Recently a group of artists, academics, curators and activists gathered in the north of England at the Middlesbrough Institute of Modern Art (mima) to discuss the possible futures of Arte Útil.01 A concept and set of working practices initiated by the artist Tania Bruguera, Arte Útil proposes that art can be directly useful as a tool for social and political change. One moment from this summit feels especially relevant to this issue of Afterall. It occurred during a discussion of the Arte Útil archive, itself an evolving compendium of global projects that fall within the concept’s rubric. To date, the archive has taken various forms, from an online database to physical presentations within museum exhibitions – fairly effective ways to convey the purpose and potential of Arte Útil to a dispersed audience, but nonetheless fraught. Unlike other forms of art, even other forms of socially engaged or political art, Arte Útil is always meant to move beyond the realm of the symbolic and into the space of action. This, of course, poses an explicit challenge to the inherited conventions of art institutions. Addressing this, at one point mima director Alistair Hudson noted that ‘whenever the Arte Útil archive becomes a display mechanism or orthodoxy it dies. We lose the argument.’
This tension, between art’s established modes of engagement and an impetus towards alternative forms of action, appears repeatedly across the coming pages. Walter Benjamin, in conversation with David Morris, goes so far as to claim that ‘art’, as we know it, is obsolete, which chimes with Bruguera’s emphasis on social transformation over more traditional artistic concerns. In a wide-ranging conversation with W.J.T. Mitchell, Bruguera discusses the development of Arte Útil; and John Byrne offers an astute analysis of the broader movement around it, from grass-roots community organising to international art museums, and the issues Arte Útil must grapple with as it continues to evolve.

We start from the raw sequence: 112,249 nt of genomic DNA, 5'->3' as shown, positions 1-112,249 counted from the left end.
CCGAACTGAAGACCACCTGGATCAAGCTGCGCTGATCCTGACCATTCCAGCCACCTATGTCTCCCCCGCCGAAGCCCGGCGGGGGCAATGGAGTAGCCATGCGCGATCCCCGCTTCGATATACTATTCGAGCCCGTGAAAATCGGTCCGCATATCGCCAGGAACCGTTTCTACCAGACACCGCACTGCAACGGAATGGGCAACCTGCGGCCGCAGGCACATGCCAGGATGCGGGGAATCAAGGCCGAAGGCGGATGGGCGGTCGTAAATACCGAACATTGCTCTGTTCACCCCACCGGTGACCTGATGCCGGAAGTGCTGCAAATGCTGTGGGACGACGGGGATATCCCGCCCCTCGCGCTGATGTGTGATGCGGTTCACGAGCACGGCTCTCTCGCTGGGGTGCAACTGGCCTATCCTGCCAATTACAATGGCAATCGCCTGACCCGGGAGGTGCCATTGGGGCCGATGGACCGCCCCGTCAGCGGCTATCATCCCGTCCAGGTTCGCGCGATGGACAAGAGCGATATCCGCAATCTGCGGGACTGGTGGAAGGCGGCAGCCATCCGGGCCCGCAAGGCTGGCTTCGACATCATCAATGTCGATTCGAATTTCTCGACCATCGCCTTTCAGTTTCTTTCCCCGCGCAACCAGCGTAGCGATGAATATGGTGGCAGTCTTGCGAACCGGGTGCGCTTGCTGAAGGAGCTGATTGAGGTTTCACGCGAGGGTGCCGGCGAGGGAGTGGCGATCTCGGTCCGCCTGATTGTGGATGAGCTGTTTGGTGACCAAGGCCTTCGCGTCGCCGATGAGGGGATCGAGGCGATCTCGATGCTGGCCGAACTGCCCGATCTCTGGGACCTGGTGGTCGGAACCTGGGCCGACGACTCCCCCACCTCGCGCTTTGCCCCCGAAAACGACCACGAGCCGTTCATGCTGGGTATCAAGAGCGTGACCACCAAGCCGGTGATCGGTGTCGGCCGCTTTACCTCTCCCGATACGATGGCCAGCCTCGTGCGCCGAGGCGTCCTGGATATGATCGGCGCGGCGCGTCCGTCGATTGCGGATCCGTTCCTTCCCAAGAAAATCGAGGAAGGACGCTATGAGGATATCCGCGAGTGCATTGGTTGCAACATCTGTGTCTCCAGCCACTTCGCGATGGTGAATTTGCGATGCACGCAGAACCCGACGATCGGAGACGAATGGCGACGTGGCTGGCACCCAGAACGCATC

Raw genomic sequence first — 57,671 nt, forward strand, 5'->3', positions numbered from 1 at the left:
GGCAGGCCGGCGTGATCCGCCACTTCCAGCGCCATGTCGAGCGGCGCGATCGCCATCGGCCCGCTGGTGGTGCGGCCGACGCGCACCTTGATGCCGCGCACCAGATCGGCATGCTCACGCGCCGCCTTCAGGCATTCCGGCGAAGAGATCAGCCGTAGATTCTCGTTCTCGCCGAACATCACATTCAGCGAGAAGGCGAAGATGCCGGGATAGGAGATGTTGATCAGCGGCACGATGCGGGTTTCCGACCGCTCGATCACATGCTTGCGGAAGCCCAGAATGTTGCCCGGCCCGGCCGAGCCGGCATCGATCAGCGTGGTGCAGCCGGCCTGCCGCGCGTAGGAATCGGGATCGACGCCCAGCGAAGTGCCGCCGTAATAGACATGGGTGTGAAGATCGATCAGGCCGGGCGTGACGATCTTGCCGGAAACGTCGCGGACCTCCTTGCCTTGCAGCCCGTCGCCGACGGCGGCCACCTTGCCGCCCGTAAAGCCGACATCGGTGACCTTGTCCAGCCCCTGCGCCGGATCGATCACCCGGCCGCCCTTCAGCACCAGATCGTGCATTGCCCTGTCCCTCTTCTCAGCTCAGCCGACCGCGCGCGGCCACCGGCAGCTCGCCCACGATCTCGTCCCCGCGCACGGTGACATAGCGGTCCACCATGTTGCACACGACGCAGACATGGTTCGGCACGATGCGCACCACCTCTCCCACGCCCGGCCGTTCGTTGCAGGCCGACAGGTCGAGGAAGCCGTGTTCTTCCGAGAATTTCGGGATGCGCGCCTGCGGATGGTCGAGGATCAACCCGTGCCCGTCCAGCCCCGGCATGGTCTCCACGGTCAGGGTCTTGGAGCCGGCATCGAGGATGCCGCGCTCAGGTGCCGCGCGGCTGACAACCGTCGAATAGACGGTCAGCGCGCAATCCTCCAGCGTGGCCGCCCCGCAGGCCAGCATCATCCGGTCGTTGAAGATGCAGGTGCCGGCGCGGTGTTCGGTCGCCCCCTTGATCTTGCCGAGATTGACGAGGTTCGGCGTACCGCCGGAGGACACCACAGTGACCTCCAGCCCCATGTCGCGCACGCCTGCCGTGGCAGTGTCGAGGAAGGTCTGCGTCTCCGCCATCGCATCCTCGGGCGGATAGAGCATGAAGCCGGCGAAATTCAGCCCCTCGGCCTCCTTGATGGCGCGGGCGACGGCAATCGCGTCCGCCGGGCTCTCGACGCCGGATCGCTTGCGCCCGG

Many texts in this issue address the possibilities and limits of cultural institutions – museums, libraries, archives – as imperfect stewards for conflicted objects and charged histories. They are places that preserve and dismantle, conceal and reveal. Structured in the form of an associational glossary, Charles Stankievech’s account of counterintelligence touches upon the agency of objects, the ways that they can hide and be hidden within various forms of camouflage, including the cover provided by institutional norms. Helena Vilalta’s nuanced assessment of the recent exhibition ‘Empty Fields’ at SALT Galata, Istanbul addresses archival procedures as having the potential for a kind of heroism, where archival gestures offer a means to preserve vulnerable cultures during times of conflict. Sometimes conflict wins out, preservation is effaced. The task then becomes one of calling attention to absence, and to the implications of that absence – questions that Vilalta explores in relation to the political erasure of the Armenian genocide. Georgina Jackson’s text elaborates on the artist Abbas Akhavan’s profoundly beautiful project Study for a Monument (2013–15), which draws inspiration from a selection of plant pressings from Iraq, reimagining and reactivating those archival samples in relation to urgent contemporary questions about trauma, evidence and empathy. Anders Kreuger’s critique of a recent exhibition of Gely Korzhev addresses the recuperation of Socialist Realism within Russia, while Peter Osborne traces how the alternative art practice of Ilya Kabakov both shaped and was shaped by Western art categories. In different ways, then, all of these texts address how objects slip in and out of our ability to apprehend them. Meanings and details flex in relation to context, inflected in some cases by the capacity of the institution to hide away or preserve ideas and artefacts. Once revealed again, we can attend to their beauty and power – or even their banality – in ways that activate our critical imagination.